“Among the Believers”
Children and Radical Islam
Mohammed Naqvi and Hemal Trivedi’s “Among the Believers” is an unsettling and eye opening exploration into the spread of the radical Islamic school Red Mosque in Pakistan where legions of children to devote their lives to jihad, or holy war.
The film largely focuses on radical Islamic extremists, much of which is tied to ISIS. While there is not much to the documentary that any reasonably-informed citizen does not already know, the directors seem to know that well and as they look at these ideas, they bring in the human element behind it asking the question who are those that are being affected by this and this is what makes this film so unique. We see what has rarely been seen before and we see it the plight of radical extremists through sympathetic eyes and ears to the plight of radical extremists.
Much of the film follows Maulana Aziz, a man is filled with charm and causes fear. Aziz is the leader of the Red Mosque and his quest to create an “Islamic utopia”. We see him not just as a villain but as a real person as well. When Aziz discusses the high death count of his students, he seems genuinely mournful. He is devoted enough to his cause to continue doing what he believes, but there is a pause and a hesitation to his words that color him in fascinating ways
Children at the DIL charter school in northern Punjab.
Photographer: Mohammed Ali Naqvi
In the film’s opening moments (which are quite strong), we are introduced to Aziz and a world that most of us know nothing about. To the children that we see here, this is the only world that they know. We see a young boy delivering a sermon early in the film that declares hatred as he screams, “Death to America” with fiery and terrifying passion. The documentary digs deep into the children of the Red Mosque, and how the organization brainwashes them.
We get a glimpse into the world of radical Islam in a documentary that dares to ask us to sympathize with it. That’s a daunting task, but the filmmakers find plenty of material to explore to allow them to do it. It’s not an easy watch, but it’s an important look at one of the most controversial organizations in recent world history.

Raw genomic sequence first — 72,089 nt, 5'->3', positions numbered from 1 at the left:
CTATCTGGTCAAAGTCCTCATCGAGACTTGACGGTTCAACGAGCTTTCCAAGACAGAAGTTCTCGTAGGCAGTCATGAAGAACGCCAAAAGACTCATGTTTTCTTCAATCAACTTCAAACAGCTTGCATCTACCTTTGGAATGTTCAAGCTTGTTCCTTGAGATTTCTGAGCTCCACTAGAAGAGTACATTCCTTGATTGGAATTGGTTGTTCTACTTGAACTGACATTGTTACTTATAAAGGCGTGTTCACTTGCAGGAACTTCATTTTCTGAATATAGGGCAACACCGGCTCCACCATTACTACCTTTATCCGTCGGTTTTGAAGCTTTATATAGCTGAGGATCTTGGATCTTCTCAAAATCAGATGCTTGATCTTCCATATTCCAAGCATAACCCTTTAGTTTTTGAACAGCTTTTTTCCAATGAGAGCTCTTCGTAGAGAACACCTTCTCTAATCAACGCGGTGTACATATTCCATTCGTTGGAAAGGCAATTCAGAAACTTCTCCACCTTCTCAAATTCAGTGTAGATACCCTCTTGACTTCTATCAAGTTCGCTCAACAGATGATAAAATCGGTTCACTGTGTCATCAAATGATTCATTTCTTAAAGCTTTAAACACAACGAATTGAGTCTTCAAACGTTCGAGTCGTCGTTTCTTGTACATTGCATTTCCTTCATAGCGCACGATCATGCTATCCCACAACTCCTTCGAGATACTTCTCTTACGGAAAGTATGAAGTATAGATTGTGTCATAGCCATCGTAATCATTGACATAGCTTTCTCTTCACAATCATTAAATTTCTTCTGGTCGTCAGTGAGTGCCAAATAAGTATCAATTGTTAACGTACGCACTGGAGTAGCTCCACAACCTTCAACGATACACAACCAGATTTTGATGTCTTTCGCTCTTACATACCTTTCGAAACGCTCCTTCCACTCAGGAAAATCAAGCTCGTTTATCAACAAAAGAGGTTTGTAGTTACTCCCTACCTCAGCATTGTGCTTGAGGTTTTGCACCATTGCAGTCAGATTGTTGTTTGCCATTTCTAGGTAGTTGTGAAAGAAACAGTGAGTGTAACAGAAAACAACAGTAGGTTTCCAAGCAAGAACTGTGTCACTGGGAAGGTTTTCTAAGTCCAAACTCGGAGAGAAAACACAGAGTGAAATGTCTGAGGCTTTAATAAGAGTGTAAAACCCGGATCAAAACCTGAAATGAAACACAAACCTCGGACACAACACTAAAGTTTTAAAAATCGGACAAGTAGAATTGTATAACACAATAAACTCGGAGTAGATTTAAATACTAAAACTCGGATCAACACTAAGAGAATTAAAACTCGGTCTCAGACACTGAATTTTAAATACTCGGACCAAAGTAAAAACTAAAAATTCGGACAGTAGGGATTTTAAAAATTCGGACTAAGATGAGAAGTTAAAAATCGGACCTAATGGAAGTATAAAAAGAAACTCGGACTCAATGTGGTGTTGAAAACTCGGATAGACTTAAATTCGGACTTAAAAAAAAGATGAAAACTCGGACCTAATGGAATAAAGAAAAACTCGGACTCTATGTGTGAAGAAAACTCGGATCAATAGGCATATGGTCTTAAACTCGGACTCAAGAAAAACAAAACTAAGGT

The Pakistani children in the film are real, and at the center of the War on Terrorism. Aziz’s seminary and others modeled on it are proponents of fundamentalist Islamic Shariah law, advocating no tolerance for outsiders. Former students are in the Taliban. Aziz’s advisory activist, Dr. Pervez Hoodbhoy, is an equally strong presence; during a lecture, his presentation includes images from a Red Mosque kindergarten-level primer. One slide is of the planes crashing into the Twin Towers. We are presented with the multifaceted conflicts that we have not been familiar with and that means emphasizing that Pakistanis, regardless of religious practice, have indeed suffered. A 2007 government-sanctioned attack on the Red Mosque killed 150 students and members of Aziz’s family, and in 2014, the Taliban murdered 132 children in the Public Army School in Peshawar. Aziz’s comments defending the attack led to his house arrest.
The film follows two teenagers, Talha, a student at the Red Mosque seminary and Zarina, who now attends a regular school, having broken away. Talha’s father regrets the decision enrolling him. The sound is sensitively muted during their conversation, but Talha’s hard stare reveals he will never return home. Zarina now loves school and it is a happy escape from her parents’ talk of arranging her marriage. At here new school, there is close supervision for religious and safety reasons. Yet they are encouraged to play, which is in sharp contrast to the militancy of extremism at the seminary.
Talha and Zarina’s stories will continue after the closing credits. Through the film, they will be known outside their communities for their part in and conflict with these sharp ideological battles and we see the sadness of their own and so many other Pakistani childhoods.
9/11 certainly changed the world. Because there is fear and ignorance we quickly label but never rush to understand. “Among the Believers” is a riveting documentary that takes the audience inside the infamous Red Mosques and into the mind of Abdul Aziz Ghazi, ISIS supporter, Taliban ally, and teacher of the jihadist movement. Acting as “dean” Aziz takes children from poor Pakistani families under the guise that he will house, clothe and educate their children for them. What’s really going on is the indoctrination of young members of a society that doesn’t know any better. These children “study” the Quran from sunrise until 9pm everyday. Not until they are deemed worthy do they even understand the verses they are forced to memorize and chant. Religion does funny things to people and, no matter which religion, extremists are out there.
This documentary is balanced with open-minded Muslims living in the surrounding neighborhoods of the Islamic seminaries. Advocates like Dr. Pervez Hoodbhoy, speak out in public platforms, such as mass media outlets and lectures. The majority of Pakistan’s population is vehemently against the imposition of Shariah law throughout the country and the question is how fight religion.
“Among The Believers” is, as I have already said, sometimes difficult to watch, but it is an important film. Aziz’s His weapon is his expanding network of Islamic seminaries for children as young as four. The film makes us angry while we watch this remarkable piece of work.